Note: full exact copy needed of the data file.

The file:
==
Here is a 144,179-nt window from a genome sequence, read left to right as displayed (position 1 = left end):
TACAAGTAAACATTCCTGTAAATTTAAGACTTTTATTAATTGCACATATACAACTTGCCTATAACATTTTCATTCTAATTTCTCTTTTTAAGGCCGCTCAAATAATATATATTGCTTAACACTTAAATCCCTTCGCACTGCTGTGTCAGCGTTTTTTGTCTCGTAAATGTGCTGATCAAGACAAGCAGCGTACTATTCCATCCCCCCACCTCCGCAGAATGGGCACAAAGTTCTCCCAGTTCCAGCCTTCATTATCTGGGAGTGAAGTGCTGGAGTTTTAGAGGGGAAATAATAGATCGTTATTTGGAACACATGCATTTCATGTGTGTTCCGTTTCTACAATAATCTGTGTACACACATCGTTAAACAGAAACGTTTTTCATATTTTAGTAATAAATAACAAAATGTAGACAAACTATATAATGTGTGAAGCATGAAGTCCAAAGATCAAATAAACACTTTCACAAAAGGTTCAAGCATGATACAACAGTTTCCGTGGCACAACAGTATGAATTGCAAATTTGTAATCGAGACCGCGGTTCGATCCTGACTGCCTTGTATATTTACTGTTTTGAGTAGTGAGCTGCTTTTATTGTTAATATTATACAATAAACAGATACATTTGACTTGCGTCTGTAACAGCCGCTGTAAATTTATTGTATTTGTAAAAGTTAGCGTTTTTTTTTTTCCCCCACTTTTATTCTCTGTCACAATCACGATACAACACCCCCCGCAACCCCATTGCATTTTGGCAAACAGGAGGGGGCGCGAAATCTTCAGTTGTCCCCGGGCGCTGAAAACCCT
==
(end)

Here is a 144,179-nt window from a genome sequence, read left to right as displayed (position 1 = left end):
TACAAGTAAACATTCCTGTAAATTTAAGACTTTTATTAATTGCACATATACAACTTGCCTATAACATTTTCATTCTAATTTCTCTTTTTAAGGCCGCTCAAATAATATATATTGCTTAACACTTAAATCCCTTCGCACTGCTGTGTCAGCGTTTTTTGTCTCGTAAATGTGCTGATCAAGACAAGCAGCGTACTATTCCATCCCCCCACCTCCGCAGAATGGGCACAAAGTTCTCCCAGTTCCAGCCTTCATTATCTGGGAGTGAAGTGCTGGAGTTTTAGAGGGGAAATAATAGATCGTTATTTGGAACACATGCATTTCATGTGTGTTCCGTTTCTACAATAATCTGTGTACACACATCGTTAAACAGAAACGTTTTTCATATTTTAGTAATAAATAACAAAATGTAGACAAACTATATAATGTGTGAAGCATGAAGTCCAAAGATCAAATAAACACTTTCACAAAAGGTTCAAGCATGATACAACAGTTTCCGTGGCACAACAGTATGAATTGCAAATTTGTAATCGAGACCGCGGTTCGATCCTGACTGCCTTGTATATTTACTGTTTTGAGTAGTGAGCTGCTTTTATTGTTAATATTATACAATAAACAGATACATTTGACTTGCGTCTGTAACAGCCGCTGTAAATTTATTGTATTTGTAAAAGTTAGCGTTTTTTTTTTTCCCCCACTTTTATTCTCTGTCACAATCACGATACAACACCCCCCGCAACCCCATTGCATTTTGGCAAACAGGAGGGGGCGCGAAATCTTCAGTTGTCCCCGGGCGCTGAAAACCCT